An alternative institutional regime is for the union-member states to coordinate their fiscal and migration policies to their mutual benefit. Naturally, such coordination can come only at the expense of the migrants from the rest of the world.

The competitive institutional regime of coordination among union member states may capture the gist of the federal system of the US. In particular, the federal government is the governing body that sets the migration policy and the bulk of the fiscal policy.

The very advantage of coordination over competition is that the former allows the union member countries (states) to take into account the effect of policy on economic variables (prices, reservation utilities) that each individual country takes as given under competition. The union member countries are no longer price- or utility- takers in the coordination regime as they were in the competitive regime.

Intra-union competition versus coordination

Based on numerical simulations of our model, Figure 2 shows that in the coordination regime, fiscal and migration policies allow the union member states to offer less generous social benefits than when they do compete with each other. The rationale for this result is rooted in a fiscal leakage externality associated with migration. What is such a fiscal leakage externality? 1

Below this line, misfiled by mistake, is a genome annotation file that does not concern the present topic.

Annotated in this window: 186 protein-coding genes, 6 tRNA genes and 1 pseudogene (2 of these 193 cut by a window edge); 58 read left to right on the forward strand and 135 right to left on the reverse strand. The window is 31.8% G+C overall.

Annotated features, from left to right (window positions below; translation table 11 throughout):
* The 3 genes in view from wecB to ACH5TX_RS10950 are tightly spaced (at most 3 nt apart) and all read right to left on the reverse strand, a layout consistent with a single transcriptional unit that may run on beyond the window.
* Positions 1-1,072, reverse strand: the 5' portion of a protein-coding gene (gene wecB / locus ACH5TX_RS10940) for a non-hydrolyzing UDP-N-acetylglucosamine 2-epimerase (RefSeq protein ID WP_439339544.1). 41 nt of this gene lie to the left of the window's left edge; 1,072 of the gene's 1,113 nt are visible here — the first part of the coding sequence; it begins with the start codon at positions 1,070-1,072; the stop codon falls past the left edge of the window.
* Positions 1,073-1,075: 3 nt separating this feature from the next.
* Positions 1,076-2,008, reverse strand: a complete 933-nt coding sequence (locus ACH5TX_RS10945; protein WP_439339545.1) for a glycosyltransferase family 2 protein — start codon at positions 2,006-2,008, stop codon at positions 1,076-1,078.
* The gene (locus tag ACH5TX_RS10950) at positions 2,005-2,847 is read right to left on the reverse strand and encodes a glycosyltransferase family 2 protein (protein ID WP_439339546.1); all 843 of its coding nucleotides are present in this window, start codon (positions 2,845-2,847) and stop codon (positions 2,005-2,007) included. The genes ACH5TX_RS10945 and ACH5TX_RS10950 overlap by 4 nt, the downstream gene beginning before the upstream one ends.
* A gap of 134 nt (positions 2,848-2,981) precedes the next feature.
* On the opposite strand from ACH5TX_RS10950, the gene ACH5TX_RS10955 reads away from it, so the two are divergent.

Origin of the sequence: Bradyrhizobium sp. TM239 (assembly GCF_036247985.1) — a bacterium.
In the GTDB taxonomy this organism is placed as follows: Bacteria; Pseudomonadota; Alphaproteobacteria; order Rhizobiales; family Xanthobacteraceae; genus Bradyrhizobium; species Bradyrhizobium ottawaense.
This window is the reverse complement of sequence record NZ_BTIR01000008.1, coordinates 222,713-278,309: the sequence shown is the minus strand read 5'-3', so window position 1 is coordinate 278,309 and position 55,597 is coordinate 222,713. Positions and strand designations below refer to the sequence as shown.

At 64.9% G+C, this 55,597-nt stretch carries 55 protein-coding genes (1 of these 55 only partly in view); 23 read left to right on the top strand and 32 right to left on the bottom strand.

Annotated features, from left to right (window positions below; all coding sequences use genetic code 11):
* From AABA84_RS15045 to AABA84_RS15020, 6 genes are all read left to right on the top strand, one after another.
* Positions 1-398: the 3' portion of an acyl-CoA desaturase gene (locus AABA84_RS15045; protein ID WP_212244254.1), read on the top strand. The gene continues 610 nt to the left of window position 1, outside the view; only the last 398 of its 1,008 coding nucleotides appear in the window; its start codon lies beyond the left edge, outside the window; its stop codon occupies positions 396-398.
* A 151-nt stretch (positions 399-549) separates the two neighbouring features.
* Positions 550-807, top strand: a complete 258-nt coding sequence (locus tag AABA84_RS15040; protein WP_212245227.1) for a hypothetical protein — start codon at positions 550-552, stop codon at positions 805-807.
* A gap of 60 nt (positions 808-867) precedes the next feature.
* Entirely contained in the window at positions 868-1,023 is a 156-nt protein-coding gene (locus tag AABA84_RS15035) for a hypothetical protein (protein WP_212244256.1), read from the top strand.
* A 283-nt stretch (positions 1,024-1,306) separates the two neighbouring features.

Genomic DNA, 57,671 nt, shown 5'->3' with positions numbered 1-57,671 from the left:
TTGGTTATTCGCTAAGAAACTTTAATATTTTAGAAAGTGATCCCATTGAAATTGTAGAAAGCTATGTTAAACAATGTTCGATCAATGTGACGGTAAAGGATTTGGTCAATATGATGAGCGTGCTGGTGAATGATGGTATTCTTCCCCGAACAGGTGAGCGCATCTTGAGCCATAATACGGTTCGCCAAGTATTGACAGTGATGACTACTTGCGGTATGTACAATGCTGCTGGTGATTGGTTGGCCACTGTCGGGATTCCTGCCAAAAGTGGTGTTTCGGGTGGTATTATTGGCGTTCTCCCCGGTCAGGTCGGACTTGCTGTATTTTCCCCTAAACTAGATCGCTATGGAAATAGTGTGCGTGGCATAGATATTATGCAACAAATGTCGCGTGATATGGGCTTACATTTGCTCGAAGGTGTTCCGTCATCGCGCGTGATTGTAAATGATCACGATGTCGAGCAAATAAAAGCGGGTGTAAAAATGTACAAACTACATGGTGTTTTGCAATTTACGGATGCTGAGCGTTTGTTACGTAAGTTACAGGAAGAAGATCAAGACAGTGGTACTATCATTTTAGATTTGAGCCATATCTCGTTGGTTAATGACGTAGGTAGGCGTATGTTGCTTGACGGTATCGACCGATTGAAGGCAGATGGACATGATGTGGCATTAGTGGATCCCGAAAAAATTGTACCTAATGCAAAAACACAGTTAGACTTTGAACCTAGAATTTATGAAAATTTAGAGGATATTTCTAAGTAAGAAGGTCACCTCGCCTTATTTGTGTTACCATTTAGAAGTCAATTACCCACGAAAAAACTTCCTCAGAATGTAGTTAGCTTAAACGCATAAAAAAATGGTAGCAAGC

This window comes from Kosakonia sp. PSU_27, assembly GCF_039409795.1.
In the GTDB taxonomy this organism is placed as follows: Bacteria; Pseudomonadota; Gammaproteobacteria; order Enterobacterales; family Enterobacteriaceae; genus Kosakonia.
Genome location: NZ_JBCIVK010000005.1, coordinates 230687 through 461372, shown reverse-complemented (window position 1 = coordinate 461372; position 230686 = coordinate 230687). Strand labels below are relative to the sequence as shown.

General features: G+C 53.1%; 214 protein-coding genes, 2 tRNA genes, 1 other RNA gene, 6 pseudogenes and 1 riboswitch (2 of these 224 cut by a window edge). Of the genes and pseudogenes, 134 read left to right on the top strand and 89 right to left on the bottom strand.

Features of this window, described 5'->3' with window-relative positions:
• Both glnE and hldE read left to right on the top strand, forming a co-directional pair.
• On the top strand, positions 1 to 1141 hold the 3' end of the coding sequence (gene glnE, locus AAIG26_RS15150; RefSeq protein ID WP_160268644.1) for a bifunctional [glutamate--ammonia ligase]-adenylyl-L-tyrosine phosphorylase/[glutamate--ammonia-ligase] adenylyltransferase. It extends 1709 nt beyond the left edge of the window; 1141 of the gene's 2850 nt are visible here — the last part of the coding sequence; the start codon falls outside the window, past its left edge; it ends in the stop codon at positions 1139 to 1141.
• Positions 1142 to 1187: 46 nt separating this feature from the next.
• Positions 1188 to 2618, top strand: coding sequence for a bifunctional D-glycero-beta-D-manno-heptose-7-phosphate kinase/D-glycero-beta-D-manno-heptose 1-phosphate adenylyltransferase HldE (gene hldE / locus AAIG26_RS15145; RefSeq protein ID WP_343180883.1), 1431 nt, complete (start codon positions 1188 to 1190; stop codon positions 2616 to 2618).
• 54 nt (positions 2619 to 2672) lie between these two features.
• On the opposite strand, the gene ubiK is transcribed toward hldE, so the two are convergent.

Recall that the low-skilled migrants not only possess no capital, they also have low wages, pay low labour income taxes, and contribute to the financing of the social benefits less than their native-born, high-skilled counterparts. Each union member country in a competitive regime evidently balances on the margin the gains and losses from migration. In doing so, each country (being a utility-taker) takes the reservation utilities which govern immigration as given. It ignores the fact that to elicit the marginal migrant, a fiscal-migration policy must accord to him or her the same utility offered by other union member countries. As a result, every union member offers migrants too generous social benefits, and admits too high a share of low-skilled migrants.